Derry’s key role in the story of emigration from Ireland is a tale worth telling - and now, thanks to local historian Brian Mitchell, it’s one that you enjoy in a new book.
‘Derry-Londonderry: Gateway To A New World’ recounts the fascinating history of emigration from the Foyle by sail and steam.
Brian, who has been researching different facets of history in Derry since the early 1980s, says the city’s story of emigration is one that can be told with “authenticity.”
Derry, he recounts, was a major Irish emigration port throughout all significant phases of resettlement.
This includes the 18th century outflow of Ulster-Scots to colonial America; pre-Famine; Famine and post-Famine emigration to North American and further afield; and cross-channel migration to Britain via Glasgow and Liverpool.
Prior to the coming of the railways and, in particular, during the age of sailing ships from 1680 to 1860, Derry was the port of departure for the people of Derry, Donegal and Tyrone.
Indeed, from 1861 to 1939 - the age of the steamship and the train - migrants from Ulster, north Connacht and north Leinster all left Ireland through Derry.
Brian reveals that the journey for some nine million of the ‘Irish Diaspora’ - now living in Britain, the USA, Canada, Australia, New Zealand and South Africa - started in Derry. It was in Derry that the story of their new life began.
For example, their ancestor may have boarded a sailing ship at Shipquay Place, or stopped at the Gweedore Bar on Waterloo Place on their way from west Donegal to Glasgow on the ‘Scotch Boat’ or, perhaps, arrived in Derry by rail, took lodgings in Bridge Street and, then, headed down the River Foyle, on a tender, to connect with a trans-Atlantic liner at Moville.
According to Brian, Derry port had an ideal location.
“Owing to her westerly situation, Derry was seen as being halfway between London and the American colonies,” he writes. “A Derry ship ‘is no sooner out of the river but she is immediately in the open sea and has but one course.”
“Derry was, therefore, well placed to benefit from the emigration of Ulster people to North America.”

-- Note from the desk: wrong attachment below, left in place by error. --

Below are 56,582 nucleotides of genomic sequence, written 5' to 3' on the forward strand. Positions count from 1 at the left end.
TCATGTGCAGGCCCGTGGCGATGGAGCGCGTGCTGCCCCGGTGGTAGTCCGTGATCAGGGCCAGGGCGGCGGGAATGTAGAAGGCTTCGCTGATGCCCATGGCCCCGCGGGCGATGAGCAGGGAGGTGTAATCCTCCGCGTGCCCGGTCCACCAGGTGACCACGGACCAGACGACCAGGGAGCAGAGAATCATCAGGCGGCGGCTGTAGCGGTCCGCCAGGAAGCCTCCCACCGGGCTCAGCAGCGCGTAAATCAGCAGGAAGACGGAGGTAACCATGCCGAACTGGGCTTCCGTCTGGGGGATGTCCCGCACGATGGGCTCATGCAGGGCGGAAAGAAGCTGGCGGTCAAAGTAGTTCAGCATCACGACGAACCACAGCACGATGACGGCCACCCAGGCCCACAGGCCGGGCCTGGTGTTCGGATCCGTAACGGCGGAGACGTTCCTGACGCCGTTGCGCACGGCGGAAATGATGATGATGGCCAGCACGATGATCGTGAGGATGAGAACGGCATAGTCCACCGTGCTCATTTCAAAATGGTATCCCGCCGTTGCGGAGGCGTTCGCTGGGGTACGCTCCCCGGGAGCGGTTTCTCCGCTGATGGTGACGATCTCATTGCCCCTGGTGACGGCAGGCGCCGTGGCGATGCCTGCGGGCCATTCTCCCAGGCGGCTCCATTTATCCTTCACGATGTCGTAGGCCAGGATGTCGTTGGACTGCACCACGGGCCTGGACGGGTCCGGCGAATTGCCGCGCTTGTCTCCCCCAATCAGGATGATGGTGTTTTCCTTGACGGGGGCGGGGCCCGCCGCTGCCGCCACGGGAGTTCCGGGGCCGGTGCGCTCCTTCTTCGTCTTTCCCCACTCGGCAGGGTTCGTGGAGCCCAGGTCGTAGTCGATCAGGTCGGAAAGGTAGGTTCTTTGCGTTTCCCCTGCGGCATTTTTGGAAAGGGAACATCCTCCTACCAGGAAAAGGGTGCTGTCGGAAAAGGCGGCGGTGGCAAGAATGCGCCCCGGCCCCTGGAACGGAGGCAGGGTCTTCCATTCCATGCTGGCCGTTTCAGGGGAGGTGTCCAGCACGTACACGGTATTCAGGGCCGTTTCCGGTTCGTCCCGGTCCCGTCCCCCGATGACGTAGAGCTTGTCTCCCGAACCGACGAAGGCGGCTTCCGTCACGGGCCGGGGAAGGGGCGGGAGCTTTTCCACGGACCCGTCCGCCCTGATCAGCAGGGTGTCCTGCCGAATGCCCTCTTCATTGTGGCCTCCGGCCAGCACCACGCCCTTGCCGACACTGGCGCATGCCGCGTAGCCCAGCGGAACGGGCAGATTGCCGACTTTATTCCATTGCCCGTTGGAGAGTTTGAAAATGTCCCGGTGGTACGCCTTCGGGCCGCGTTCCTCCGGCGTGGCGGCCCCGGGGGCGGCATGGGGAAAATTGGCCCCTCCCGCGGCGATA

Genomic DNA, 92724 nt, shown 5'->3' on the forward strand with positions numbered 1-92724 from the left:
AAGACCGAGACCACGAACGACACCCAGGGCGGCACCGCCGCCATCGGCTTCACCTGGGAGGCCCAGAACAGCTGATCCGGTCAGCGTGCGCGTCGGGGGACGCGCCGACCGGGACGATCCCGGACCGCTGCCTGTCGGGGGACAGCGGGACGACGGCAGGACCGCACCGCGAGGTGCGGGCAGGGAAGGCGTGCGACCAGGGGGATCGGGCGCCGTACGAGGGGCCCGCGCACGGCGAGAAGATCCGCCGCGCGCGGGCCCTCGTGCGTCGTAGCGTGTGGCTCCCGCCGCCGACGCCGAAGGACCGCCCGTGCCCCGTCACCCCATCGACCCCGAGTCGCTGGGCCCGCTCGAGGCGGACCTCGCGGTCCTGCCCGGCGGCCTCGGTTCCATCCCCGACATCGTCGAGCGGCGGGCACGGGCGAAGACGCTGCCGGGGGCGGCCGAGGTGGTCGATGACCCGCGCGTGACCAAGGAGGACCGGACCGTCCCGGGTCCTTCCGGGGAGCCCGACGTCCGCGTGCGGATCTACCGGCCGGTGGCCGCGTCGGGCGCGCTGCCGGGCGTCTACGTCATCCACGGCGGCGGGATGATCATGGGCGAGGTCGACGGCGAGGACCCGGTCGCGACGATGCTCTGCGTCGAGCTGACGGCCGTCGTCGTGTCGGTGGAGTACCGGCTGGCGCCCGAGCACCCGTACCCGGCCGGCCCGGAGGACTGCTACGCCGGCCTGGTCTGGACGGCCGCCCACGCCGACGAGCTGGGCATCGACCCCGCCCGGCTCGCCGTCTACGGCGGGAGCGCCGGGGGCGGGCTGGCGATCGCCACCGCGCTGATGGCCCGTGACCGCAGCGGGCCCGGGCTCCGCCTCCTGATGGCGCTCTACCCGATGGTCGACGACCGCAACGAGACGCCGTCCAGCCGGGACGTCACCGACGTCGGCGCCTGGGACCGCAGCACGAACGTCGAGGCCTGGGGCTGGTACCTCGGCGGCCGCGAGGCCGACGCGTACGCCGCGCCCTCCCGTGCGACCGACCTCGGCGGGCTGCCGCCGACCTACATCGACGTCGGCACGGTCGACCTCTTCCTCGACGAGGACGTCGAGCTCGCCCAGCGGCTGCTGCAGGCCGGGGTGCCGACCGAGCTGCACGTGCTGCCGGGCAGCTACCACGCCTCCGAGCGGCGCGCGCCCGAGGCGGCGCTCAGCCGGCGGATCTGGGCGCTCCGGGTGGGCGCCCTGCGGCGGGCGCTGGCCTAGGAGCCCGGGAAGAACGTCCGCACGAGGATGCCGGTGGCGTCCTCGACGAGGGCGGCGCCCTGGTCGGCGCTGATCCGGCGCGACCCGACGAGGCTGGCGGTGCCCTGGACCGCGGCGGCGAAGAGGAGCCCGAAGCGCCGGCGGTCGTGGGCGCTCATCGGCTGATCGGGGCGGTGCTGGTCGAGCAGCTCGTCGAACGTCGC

Sickness and shipwreck, he says, were two hazards faced by emigrants on board sailing ships departing Derry in the early 1830s.
The ‘John Stamp’ arrived in Philadelphia from Derry in June 1832 and Philip Duffy, a railway contractor, hired 57 men from this ship to construct “mile 59”, or ‘Duffy’s Cut’, through the Malvern Valley - a stretch of railway between Philadelphia and Columbia. All these men died, probably from cholera, in ‘Dead Horse Hollow’, Chester County, Pennsylvania, in the summer of 1832.
The ‘Exmouth’ departed Derry on April 25, 1847, for Quebec with 208 emigrants and it was wrecked off Islay (Scotland) with only three survivors (who were crew members). Passengers on the ‘Exmouth’ were named in the ‘Londonderry Journal’ on May 12, 1847, and a memorial was erected to them on Islay in 2000.
Brian also reveals the Gweedore Bar’s enduring links with Derry’s emigration story.
James and Margaret Sweeney owned the bar at Waterloo Street from 1912 and they catered for seasonal migrants to Scotland from their home parish of Gweedore in north west Donegal.
James Sweeney also loaned money to these migrants on their outward journey to Glasgow for fare, lodgings and drink, and, on their return through Derry, they would pay him back from their wages earned in Scotland.
James Sweeney kept a record of this borrowing in the back of a large accounts ledger. These records begin in 1915 and end in 1945 and, over this 30 year period, James recorded 1,555 entries in his ledger known as ‘The Gweedore Book’.
The book contains the names of many islanders from off the west coast of Donegal - from Gola, Owey, Inishsirrer, Cruit and Arranmore.
Many left in the late autumn, early winter, coinciding with the end of the fishing season. On Arranmore, there was a long tradition of ‘tattie hoking’ and squads of men, women and children would leave every year for Scotland.
Brian recalls that a Derry-Glasgow passenger service, by sea, continued until September 1966 when Burns and Laird transferred their last remaining passenger steamer on this route, the ‘Lairds Loch’, to the Dublin-Glasgow service.
Another fascinating item from Brian’s book is the story of the local man who lost his life in the sinking of the ‘Titanic’ in 1912.
Neal McNamee, originally from Donegal, worked in the Derry branch of world-famous tea company, Liptons, which was located at Bishop Street.
Neal boarded the ill-fated liner in Southampton; he was moving to New York with his new wife, Eileen (formerly O’Leary) to work for Liptons.
Brian’s new book is available to buy from Easons, Shipquay Books and DVCB. Price £3.